Tuesday, April 10, 2007


My father used to be an Imus listener back when my family lived in New Jersey, so I’m aware of him, though I was never a fan. Referring to “nappy-headed hos” should be a ticket to the unemployment line and permanent Media Untouchable status, in my opinion. What I find most interesting is the fact that people like Howard Fineman and Tom Oliphant—people with standing in the political punditocracy, people who are old enough and smart enough to know better—refuse to cut Don Imus loose. Indeed, they go out of their way to commiserate with the I-Man, Fineman bemoaning the fact that guys can't get away with telling racist jokes like they used to. (This Digby post pointed out the raw economic motivation for many pundits to appear on Imus: he can really help sell a book. At one point Cokie Roberts swore she would never appear on Imus’s show again, and her promise held up for a few years, until she had a new book to promote.)

Being "in" with Imus's zany crew is pretty intoxicating, evidently. It occurs to me that the appeal of Don Imus for some people is pretty similar to the appeal of George W. Bush for some people, even supposed skeptical and jaded reporters and columnists. Both Imus and Dubya come off as confident, tough-talking, shoot-from-the-hip Westerners. Just looking at Tom Oliphant (slight, bespectacled, visibly part of the East Coast intelligentsia), I can envision his being star-struck in the presence and good graces of a Don Imus. And maybe even a little intimidated, afraid to risk falling out of those good graces.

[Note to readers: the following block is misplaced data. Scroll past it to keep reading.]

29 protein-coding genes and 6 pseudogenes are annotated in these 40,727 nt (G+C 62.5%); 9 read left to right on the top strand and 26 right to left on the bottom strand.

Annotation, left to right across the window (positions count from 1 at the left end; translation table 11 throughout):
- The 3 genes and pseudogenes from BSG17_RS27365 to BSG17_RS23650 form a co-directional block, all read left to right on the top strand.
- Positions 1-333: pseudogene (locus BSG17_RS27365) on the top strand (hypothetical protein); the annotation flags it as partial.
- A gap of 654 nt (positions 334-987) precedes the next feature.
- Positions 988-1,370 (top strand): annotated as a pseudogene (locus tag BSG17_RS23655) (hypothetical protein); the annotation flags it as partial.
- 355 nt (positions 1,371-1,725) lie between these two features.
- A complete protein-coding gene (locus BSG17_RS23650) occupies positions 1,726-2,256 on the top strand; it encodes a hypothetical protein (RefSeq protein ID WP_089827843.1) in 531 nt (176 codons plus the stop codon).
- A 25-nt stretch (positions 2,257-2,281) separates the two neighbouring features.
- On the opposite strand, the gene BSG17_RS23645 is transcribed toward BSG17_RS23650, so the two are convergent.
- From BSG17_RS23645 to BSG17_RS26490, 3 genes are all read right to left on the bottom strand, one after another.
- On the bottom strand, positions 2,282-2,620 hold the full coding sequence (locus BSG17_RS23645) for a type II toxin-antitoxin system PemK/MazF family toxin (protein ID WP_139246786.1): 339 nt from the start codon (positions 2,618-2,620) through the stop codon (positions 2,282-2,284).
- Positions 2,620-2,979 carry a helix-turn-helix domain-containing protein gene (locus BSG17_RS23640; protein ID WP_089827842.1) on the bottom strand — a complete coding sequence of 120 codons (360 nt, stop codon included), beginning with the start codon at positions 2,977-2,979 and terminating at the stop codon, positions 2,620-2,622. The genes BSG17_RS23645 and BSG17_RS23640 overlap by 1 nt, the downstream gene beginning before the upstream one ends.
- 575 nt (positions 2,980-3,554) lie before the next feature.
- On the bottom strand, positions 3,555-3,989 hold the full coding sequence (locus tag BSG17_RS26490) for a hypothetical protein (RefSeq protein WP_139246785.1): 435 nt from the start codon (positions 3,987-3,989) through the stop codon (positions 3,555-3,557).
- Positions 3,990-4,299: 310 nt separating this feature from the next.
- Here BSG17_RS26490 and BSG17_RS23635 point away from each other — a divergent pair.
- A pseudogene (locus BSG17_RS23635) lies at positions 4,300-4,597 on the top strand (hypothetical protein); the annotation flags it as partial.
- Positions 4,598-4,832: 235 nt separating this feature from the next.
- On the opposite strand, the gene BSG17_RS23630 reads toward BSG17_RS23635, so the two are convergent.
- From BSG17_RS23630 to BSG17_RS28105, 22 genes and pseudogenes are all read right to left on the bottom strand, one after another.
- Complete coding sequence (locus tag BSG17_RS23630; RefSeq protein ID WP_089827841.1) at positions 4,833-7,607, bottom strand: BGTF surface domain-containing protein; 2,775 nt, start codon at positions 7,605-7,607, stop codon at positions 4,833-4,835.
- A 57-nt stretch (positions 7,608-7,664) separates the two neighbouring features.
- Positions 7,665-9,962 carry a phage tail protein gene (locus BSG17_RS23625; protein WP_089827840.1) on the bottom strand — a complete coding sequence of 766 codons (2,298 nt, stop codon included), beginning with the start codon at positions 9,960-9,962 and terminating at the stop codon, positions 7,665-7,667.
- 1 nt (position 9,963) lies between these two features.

The appeal of frat-house camaraderie, the pleasures of “talking shit”—you’d think people would outgrow it. Not all of us do. Lately I find myself flashing back pretty often to college days and the needling conversations we used to have in my predominantly male circle. For better or worse, I miss that stuff. The inside jokes, the private language, “just kidding” (but not really), “just between us” (but not really). The political incorrectness of it is not the part I most miss, but it is a part of it that I used to accept, back in the day.

Imus tries to have his cake and eat it too, along a number of dimensions. Eugene Robinson of the Washington Post points out that being a shock jock and being a respectable political commentator are incompatible. Imus’s show gives listeners the ingratiating feeling that he’s saying something shocking, something that shouldn’t be repeated outside present company—forgetting for a moment that it’s being broadcast live to hundreds of thousands of listeners. And many have pointed out how, repeatedly, Imus has transgressed, then grudgingly repented, then transgressed again. He occupies a no-man’s land between nice and naughty, reliable and volatile. (Again, like Dubya, who for all his righteousness likes to play the semi-reformed rogue occasionally.) Even this week, he apologizes with one breath then makes veiled threats with the next.

More from Eugene Robinson—I found this a compelling description of the appeal of talk radio:

Drive-time radio has become a free-fire zone, a forum for crude and objectionable speech that would be out of bounds anywhere else. There's an intimacy about radio. The medium creates the illusion of privacy -- it's just the jock and his or her entourage speaking to you, the listener, alone in your car where nobody else can hear.

Maybe, in your heart of hearts, you think some of those stereotypes are true -- about black people, or white people, or Latinos or Asians. Somewhere on the radio dial you'll find some jock who not only agrees but is willing to say so out loud, willing to ridicule those "others" and thus cut them down to size. You can have all your prejudices confirmed on your way to work. It's almost like putting on a suit of psychological armor. [emphasis mine]

Two months ago when I was writing about FM radio, I thought about the power of radio as a medium, the sense of intimacy that it carries. I also thought about the advent of shock jocks reflecting a movement in which that intimacy was exploited for unfortunate ends. (I had in mind Howard Stern as well as the Greaseman, a Washington-area DJ who eventually met a premature career death due to his fondness for racist jokes.)

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